As I was doing the usual first-of-the-year stuff at my small community bank - setting up astronomical lines of credit, filling my file with financial reports, etc. - when our conversation turned to the problem the bank president anticipates with elderly people rolling over CD's.
With current rates for a 1-year CD in the vicinity of 1.6%, savers who rely on that fixed income are getting pretty desperate. Too many, she worries, will opt to leave it in an interest-bearing checking account until something better comes along. Not only is that of course worse for earnings (about 0.6%, I think), it leaves the money way too accessible for her comfort.
She's not alone in that concern.
Mike Konczal today comes up with something which in and of itself is reason enough to set up a Consumer Financial Protection Agency: ageing boomers. As David Laibson notes,
the prevalence of dementia among Americans “explodes” after age 60, doubling every five years to more than 30% of the population over age 85.These individuals are sitting ducks for predatory financial-services professionals, and it’s entirely right and proper for the government to step in and stop such thievish firms from extracting huge chunks of elderly people’s life savings.
The fact is that choosing a financial advisor is just as hard as picking stocks, and it’s statistically inevitable that millions of cognitively-confused Americans will choose badly. That’s not really their fault, and the CFPA, among other institutions, should hold all financial advisors to a strict fiduciary obligation, cracking down hard on those who end up costing their clients large amounts of money. This is not a role that bank regulators can or should have, and I certainly have no faith in institutions like Finra to grow any teeth when it comes to such matters.
So let’s get a CFPA up and running soon: the rich are becoming old fast, and that’s a potentially explosive combination. [More]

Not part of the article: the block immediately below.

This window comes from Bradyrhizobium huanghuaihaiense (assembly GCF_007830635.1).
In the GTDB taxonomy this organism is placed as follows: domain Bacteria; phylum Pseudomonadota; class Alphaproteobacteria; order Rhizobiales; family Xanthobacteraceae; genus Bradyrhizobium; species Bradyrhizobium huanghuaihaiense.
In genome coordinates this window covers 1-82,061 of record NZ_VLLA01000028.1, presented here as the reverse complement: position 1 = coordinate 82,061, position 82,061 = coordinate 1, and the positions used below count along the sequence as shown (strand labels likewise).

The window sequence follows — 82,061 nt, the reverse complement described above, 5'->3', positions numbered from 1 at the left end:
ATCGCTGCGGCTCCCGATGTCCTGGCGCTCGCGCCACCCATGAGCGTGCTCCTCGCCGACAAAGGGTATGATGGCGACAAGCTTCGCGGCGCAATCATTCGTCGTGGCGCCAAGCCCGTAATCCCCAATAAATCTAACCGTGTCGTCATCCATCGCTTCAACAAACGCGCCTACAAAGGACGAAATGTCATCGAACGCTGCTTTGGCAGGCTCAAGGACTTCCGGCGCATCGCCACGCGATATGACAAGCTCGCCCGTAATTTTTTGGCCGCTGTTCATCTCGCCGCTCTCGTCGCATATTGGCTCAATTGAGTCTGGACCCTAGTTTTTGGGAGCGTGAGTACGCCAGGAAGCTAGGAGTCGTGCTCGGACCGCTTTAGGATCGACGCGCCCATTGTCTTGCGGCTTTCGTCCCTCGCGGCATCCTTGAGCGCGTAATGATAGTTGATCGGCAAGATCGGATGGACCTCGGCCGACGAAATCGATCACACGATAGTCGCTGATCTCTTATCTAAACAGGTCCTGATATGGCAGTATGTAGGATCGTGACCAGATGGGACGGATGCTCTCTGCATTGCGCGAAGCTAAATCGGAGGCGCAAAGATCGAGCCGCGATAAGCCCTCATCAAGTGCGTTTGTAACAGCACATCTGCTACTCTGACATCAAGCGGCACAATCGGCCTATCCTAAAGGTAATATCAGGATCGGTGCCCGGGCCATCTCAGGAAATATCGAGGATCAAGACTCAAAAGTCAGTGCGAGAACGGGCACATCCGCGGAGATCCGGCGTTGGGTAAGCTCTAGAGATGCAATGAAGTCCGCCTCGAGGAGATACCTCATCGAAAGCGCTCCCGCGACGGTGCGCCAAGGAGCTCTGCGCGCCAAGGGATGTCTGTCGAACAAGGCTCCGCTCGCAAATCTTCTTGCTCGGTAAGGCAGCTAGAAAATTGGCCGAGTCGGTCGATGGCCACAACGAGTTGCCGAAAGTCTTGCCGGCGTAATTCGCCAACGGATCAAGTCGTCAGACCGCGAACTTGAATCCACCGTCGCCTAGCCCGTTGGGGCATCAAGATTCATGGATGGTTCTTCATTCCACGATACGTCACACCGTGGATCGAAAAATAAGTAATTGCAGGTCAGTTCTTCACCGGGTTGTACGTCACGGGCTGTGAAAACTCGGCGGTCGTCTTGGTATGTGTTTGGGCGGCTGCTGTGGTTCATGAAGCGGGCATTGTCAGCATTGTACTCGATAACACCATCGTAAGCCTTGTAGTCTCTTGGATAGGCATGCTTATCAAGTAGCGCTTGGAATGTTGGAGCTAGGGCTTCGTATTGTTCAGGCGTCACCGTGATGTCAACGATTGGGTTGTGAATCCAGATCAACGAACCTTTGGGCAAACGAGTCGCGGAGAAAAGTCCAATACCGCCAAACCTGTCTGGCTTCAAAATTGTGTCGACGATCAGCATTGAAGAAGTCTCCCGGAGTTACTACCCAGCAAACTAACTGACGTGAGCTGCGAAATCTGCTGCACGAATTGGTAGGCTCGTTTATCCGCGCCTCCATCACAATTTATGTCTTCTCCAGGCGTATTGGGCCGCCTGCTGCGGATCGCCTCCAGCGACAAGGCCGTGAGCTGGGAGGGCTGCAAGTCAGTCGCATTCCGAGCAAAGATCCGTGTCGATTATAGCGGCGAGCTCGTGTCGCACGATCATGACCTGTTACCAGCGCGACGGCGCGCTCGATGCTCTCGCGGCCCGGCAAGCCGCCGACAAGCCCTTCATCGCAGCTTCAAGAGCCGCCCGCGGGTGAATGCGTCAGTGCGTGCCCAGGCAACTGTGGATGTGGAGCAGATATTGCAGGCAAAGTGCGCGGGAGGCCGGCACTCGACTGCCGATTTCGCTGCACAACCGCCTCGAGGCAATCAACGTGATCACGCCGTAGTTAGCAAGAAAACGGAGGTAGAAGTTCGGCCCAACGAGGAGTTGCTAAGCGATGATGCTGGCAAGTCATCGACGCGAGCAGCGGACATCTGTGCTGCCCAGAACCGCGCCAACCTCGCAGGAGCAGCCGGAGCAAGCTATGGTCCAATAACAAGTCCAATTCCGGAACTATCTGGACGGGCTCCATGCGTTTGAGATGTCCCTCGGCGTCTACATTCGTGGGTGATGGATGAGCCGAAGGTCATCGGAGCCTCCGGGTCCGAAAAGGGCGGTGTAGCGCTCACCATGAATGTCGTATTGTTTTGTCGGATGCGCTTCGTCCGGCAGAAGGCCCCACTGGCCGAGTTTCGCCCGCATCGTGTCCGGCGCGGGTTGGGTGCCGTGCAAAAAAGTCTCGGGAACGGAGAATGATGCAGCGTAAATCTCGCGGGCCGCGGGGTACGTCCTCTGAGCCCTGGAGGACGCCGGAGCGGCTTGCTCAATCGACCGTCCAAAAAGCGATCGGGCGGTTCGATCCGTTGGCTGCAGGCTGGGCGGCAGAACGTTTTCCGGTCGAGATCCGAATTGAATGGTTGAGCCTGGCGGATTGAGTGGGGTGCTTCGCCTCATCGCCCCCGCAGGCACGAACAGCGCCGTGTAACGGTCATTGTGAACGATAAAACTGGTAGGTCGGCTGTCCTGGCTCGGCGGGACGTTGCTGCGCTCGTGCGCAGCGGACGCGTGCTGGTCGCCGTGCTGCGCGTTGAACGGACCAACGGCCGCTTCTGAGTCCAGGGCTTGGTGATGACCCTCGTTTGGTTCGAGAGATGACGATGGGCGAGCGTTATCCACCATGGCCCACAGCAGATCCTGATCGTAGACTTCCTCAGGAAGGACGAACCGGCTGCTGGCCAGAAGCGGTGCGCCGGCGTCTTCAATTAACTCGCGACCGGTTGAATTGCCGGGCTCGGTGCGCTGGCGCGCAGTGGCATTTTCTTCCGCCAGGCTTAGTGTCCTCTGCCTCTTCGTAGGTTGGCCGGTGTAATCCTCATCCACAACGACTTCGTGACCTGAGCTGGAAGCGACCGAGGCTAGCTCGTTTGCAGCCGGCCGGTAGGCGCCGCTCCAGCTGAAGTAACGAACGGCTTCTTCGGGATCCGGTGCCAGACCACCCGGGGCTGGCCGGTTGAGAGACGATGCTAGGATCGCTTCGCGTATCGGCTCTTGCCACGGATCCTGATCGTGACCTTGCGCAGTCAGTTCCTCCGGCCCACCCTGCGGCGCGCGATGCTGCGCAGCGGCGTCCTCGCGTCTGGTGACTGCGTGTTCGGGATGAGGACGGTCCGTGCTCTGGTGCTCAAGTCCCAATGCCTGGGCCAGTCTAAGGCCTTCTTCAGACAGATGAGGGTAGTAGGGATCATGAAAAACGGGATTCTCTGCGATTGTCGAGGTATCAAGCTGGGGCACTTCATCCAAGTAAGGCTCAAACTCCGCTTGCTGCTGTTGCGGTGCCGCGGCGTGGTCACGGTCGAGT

To add to the danger, increased financial regulation is introducing new paperwork, which, while trying to protect both savers and borrowers adds another layer of explanation for the finance industry. All the time the general atmosphere of general distrust on conservative media (which is popular with older folks) provides a backdrop for bad decisions by the elderly with their money.
Other countries are struggling with the same problem of how to protect older citizens without infringing their rights - or at least too much. More information (transparency) doesn't appear so far to be a magic bullet.
A better example is the market for annuities. Unlike health care, providers can offer identical products; it is simply a series of payments made to the annuitant. If two insurers have the same credit rating, their probability of defaulting should also be identical. Thus the price they offer for a particular product should be roughly equal. This has traditionally not been the case.
In America this may be because so few people buy annuities; the market is very thin. In Britain people with private pension accounts are required to buy annuities, but there still exists a wide dispersion in annuity prices. To increase transparency the Financial Service Authority (FSA) website offers annuity estimates from highly-rated insures. I just checked the price of a life annuity with an inflation adjustment. I found a 22% difference in monthly pay-out, for the same premium, between the highest and lowest offer. That is a 22% difference in monthly income for the duration of a pensioners' retirement!
It could be that pensioners do not bother to check the website because they take the annuity offered by their pension provider. Providers sometimes offer a loyalty rate or facilitate the annuity purchase. Perhaps prices will converge as more people retire and receive more education. But so far the evidence suggests the benefit of transparent pricing is limited, particularly when insurance companies are involved. [More]
I'm afraid not simply questionable investment salespeople, but charities and advocacy groups will intensify their focus on our aging Boomers and their considerable wealth. The results will not be pretty.
This could impact farmland and elderly owners - both positively and negatively for farmers. Very old owners tend to be reluctant to make tenant changes, and frankly are often taken advantage of by operators. More than one career I have seen ended when a landowner death brought an end to an operation accustomed to obsolete (highly favorable) rental terms. And more than a few of us pray for landowners who hang in there until we are retirement age.
But at the same time, it does afford some scarce tenure security in highly competitive markets. I could also see farm management companies marketing as heavily into this group as financial advisers are doing for the elderly.
All the more reason to constantly work on deepening your personal as well as professional relationship with your landowners.
And to get our wealth in the control of a younger trusted brain while we can still think at 100% (or as close as we normally get).